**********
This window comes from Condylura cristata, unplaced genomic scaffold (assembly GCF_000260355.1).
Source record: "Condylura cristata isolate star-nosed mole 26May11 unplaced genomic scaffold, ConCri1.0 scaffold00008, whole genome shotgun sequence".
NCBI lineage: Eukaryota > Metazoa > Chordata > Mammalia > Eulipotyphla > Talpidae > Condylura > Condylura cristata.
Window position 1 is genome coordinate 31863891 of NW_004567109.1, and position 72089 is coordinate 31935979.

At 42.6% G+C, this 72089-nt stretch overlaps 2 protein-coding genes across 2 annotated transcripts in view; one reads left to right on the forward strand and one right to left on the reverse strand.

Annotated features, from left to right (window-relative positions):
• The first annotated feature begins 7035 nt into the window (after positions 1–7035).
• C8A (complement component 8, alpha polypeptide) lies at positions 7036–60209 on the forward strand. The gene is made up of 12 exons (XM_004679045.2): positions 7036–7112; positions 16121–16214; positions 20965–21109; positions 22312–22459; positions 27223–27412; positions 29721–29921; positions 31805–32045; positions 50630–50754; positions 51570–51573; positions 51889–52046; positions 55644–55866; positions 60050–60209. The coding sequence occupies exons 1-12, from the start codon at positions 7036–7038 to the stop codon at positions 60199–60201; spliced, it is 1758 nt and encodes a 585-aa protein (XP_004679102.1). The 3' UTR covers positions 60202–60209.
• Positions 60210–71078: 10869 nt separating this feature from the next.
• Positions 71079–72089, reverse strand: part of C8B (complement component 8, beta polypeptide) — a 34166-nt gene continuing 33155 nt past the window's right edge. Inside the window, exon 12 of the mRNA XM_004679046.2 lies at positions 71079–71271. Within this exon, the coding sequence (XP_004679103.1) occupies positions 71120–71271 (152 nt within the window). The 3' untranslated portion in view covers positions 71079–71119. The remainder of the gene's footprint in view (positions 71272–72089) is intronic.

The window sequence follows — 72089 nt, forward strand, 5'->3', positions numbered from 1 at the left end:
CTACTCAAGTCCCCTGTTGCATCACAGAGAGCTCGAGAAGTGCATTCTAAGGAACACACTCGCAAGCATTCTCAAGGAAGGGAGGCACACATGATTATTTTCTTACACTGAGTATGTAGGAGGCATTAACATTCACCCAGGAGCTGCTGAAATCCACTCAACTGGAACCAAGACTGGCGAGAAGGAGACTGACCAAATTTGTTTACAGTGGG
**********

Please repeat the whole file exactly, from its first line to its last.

This window comes from Condylura cristata, unplaced genomic scaffold (assembly GCF_000260355.1).
Source record: "Condylura cristata isolate star-nosed mole 26May11 unplaced genomic scaffold, ConCri1.0 scaffold00008, whole genome shotgun sequence".
NCBI lineage: Eukaryota > Metazoa > Chordata > Mammalia > Eulipotyphla > Talpidae > Condylura > Condylura cristata.
Window position 1 is genome coordinate 31863891 of NW_004567109.1, and position 72089 is coordinate 31935979.

At 42.6% G+C, this 72089-nt stretch overlaps 2 protein-coding genes across 2 annotated transcripts in view; one reads left to right on the forward strand and one right to left on the reverse strand.

Annotated features, from left to right (window-relative positions):
• The first annotated feature begins 7035 nt into the window (after positions 1–7035).
• C8A (complement component 8, alpha polypeptide) lies at positions 7036–60209 on the forward strand. The gene is made up of 12 exons (XM_004679045.2): positions 7036–7112; positions 16121–16214; positions 20965–21109; positions 22312–22459; positions 27223–27412; positions 29721–29921; positions 31805–32045; positions 50630–50754; positions 51570–51573; positions 51889–52046; positions 55644–55866; positions 60050–60209. The coding sequence occupies exons 1-12, from the start codon at positions 7036–7038 to the stop codon at positions 60199–60201; spliced, it is 1758 nt and encodes a 585-aa protein (XP_004679102.1). The 3' UTR covers positions 60202–60209.
• Positions 60210–71078: 10869 nt separating this feature from the next.
• Positions 71079–72089, reverse strand: part of C8B (complement component 8, beta polypeptide) — a 34166-nt gene continuing 33155 nt past the window's right edge. Inside the window, exon 12 of the mRNA XM_004679046.2 lies at positions 71079–71271. Within this exon, the coding sequence (XP_004679103.1) occupies positions 71120–71271 (152 nt within the window). The 3' untranslated portion in view covers positions 71079–71119. The remainder of the gene's footprint in view (positions 71272–72089) is intronic.

The window sequence follows — 72089 nt, forward strand, 5'->3', positions numbered from 1 at the left end:
CTACTCAAGTCCCCTGTTGCATCACAGAGAGCTCGAGAAGTGCATTCTAAGGAACACACTCGCAAGCATTCTCAAGGAAGGGAGGCACACATGATTATTTTCTTACACTGAGTATGTAGGAGGCATTAACATTCACCCAGGAGCTGCTGAAATCCACTCAACTGGAACCAAGACTGGCGAGAAGGAGACTGACCAAATTTGTTTACAGTGGG